We love Twitter here at Editing Angel. The main reason we love it is that it lets us help people struggling with their writing by giving them advice and support very quickly. And when we get tweets back saying “Thank you so much! That does help, a lot!” or “You da best” it really does make our day.*

We thought we’d start regularly blogging (at the end of every month) the most frequent questions asked by university students on Twitter, to summarise the most common problems you’re having and the most common advice we’ve been giving you, because often the same or similar questions come up. We’ll also try to dedicate some future blog posts to focus more on each problem individually.

This month has been all about dissertations, particularly the first steps in getting started on them. Often the earliest steps are the most difficult to take, but every step, no matter how small, is another bit closer to a finished dissertation.

I don’t know what to write my dissertation on!

It’s very common to be stressed about making a quick start on your dissertation, but what if you can’t decide on your topic? Read past dissertations from former students in your department, and go to the library and read the abstracts of recently written research papers in your subject area. What topics do you find interesting? Do they make any suggestions for further research you could do? You could extend previous research or do similar research but in a different setting. Discuss your ideas with other students as well as your professors and supervisor, and check if your department prefers particular kinds of research. Once you’re getting closer to deciding, consider the practicalities of your choice such as the amount of time you have, accessing any necessary equipment or sample group, possible travelling and costs. Most important of all is that you are interested in your topic. If you don’t see your research as valuable then it will be difficult to motivate yourself as well as convince others that it’s worthwhile.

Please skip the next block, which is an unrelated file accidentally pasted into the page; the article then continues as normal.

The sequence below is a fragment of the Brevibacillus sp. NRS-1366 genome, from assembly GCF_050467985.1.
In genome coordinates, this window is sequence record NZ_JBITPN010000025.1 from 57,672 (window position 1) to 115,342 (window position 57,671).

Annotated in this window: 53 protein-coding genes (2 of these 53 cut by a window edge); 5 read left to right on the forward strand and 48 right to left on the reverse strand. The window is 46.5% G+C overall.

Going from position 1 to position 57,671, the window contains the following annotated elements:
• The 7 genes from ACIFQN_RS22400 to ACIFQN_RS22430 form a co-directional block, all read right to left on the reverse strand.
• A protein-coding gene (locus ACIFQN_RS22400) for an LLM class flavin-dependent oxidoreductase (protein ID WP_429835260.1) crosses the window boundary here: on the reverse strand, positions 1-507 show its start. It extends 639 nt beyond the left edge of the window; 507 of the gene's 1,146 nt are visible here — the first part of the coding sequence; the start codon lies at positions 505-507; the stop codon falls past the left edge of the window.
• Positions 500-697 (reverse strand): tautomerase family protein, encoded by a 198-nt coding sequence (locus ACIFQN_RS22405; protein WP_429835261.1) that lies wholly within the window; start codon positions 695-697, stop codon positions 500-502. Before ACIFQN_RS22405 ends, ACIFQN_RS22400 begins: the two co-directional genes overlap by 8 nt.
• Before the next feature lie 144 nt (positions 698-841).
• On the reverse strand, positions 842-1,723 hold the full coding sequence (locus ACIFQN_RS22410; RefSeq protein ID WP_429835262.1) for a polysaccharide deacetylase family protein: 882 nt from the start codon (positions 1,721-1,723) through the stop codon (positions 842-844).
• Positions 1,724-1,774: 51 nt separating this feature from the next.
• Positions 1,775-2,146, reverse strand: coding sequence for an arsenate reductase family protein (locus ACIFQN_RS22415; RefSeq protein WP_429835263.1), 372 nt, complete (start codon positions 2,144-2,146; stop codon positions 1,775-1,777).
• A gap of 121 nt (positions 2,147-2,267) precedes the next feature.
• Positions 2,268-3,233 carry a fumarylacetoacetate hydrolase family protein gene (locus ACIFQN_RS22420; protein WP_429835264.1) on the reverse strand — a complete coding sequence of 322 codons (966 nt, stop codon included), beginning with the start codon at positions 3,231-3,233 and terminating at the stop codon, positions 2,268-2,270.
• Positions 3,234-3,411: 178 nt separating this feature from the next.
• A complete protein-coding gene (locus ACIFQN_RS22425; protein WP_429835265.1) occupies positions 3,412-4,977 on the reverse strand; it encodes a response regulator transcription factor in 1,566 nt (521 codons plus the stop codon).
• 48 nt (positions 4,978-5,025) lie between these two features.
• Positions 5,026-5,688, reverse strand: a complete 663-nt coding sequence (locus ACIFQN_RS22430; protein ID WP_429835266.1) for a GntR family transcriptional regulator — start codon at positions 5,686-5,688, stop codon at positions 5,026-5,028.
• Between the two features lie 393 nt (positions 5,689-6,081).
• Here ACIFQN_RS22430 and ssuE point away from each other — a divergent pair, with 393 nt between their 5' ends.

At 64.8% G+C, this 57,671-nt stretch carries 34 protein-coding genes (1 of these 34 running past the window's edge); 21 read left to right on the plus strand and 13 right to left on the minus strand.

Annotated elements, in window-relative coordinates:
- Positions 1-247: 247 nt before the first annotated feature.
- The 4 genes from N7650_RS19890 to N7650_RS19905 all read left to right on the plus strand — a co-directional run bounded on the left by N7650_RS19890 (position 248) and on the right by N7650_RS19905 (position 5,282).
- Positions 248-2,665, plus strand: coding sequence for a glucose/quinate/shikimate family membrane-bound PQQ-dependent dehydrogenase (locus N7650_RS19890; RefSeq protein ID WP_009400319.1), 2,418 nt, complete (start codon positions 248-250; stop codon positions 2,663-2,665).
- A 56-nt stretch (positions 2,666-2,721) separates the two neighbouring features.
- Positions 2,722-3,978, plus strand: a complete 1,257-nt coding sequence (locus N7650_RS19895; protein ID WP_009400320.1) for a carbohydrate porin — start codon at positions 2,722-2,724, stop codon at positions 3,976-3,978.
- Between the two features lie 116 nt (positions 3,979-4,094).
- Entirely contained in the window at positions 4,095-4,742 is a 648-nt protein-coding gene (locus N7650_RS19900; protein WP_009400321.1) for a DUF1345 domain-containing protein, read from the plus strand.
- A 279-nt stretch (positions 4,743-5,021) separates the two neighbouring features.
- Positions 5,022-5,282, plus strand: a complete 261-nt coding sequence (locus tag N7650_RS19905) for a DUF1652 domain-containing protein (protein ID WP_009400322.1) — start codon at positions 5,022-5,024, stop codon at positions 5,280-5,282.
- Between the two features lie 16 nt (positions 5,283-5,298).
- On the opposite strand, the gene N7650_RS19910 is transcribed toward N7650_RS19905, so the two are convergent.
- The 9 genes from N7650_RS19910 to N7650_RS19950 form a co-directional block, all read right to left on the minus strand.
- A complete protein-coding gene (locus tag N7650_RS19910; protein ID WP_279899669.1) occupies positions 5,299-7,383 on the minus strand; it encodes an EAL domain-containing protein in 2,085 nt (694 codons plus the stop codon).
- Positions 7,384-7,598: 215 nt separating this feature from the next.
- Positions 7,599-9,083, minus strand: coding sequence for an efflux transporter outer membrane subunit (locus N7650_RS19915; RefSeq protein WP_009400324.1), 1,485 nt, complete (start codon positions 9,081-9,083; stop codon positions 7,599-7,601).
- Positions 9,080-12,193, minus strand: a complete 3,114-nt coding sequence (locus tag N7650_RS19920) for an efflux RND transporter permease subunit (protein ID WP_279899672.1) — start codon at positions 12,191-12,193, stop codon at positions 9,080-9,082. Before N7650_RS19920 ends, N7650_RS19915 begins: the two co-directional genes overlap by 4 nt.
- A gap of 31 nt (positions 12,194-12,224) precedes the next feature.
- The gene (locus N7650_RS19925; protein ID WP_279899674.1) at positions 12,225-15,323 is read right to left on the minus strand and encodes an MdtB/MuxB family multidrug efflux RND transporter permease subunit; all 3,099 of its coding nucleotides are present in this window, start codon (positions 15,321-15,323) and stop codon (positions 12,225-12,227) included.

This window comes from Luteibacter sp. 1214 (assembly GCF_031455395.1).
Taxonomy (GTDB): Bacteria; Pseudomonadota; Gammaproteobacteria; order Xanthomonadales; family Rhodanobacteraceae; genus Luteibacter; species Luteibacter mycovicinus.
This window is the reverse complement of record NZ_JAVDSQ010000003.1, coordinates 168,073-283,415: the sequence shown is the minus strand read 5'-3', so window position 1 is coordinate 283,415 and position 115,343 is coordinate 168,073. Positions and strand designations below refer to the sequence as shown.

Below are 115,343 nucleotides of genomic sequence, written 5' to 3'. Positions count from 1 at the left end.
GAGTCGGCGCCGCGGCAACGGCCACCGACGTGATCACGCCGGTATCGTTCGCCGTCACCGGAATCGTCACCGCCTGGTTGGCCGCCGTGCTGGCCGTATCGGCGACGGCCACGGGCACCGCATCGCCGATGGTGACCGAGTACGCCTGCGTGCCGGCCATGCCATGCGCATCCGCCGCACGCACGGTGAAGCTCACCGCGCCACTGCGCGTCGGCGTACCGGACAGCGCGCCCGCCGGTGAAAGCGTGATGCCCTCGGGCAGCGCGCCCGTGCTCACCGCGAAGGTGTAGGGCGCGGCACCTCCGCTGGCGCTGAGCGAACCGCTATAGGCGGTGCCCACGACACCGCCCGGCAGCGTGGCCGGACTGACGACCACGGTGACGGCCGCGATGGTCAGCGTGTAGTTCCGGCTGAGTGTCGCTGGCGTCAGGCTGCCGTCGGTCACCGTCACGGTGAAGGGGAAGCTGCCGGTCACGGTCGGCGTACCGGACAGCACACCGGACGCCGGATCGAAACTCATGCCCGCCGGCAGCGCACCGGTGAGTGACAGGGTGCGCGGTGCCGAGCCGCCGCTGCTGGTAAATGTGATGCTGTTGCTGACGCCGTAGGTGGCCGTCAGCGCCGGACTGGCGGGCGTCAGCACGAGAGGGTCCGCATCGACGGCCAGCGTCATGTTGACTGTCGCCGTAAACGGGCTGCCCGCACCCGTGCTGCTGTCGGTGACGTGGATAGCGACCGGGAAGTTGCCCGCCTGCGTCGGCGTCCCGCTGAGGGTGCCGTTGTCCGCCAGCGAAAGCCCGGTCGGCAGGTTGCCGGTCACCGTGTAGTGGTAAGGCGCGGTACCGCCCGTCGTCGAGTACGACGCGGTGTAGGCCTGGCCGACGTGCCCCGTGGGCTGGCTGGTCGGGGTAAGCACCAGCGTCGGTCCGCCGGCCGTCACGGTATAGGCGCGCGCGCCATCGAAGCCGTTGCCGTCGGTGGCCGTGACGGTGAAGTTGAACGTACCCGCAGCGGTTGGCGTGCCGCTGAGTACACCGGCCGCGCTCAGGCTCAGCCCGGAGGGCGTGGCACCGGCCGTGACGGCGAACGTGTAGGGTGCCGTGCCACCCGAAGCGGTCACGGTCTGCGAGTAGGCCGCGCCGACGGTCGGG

How do I write a good dissertation title/question?

A common mistake is to make your title or question too big or simplistic. Finding and defining the focus of your dissertation is essential but not always easy. Some students find brainstorming and creating mindmaps useful techniques to explore possible topic areas. You need to narrow down your topic so it can guide you in your research. You also need to ensure that someone reading your title or question will understand your focus. When working out your title or question, think about an issue you want to investigate, what you want to explore, prove or disprove, and the limits of your research (what you won’t be investigating). Thinking of your title or question as a research problem, making sure everything you do addresses it in some way, will keep you going in the right direction.

For more help writing your dissertation, read the following useful guides:
University of Leicester’s Planning and conducting a dissertation research project
University of Cumbria’s Writing your dissertation
University of Bolton’s Preparing for dissertations and projects

If you need help with your dissertation, take a look at our list of useful resources and links on our website, and if you have an urgent question, just tweet us (@EditingAngel).

* Thanks to Caterina and Justin for their kind thanks.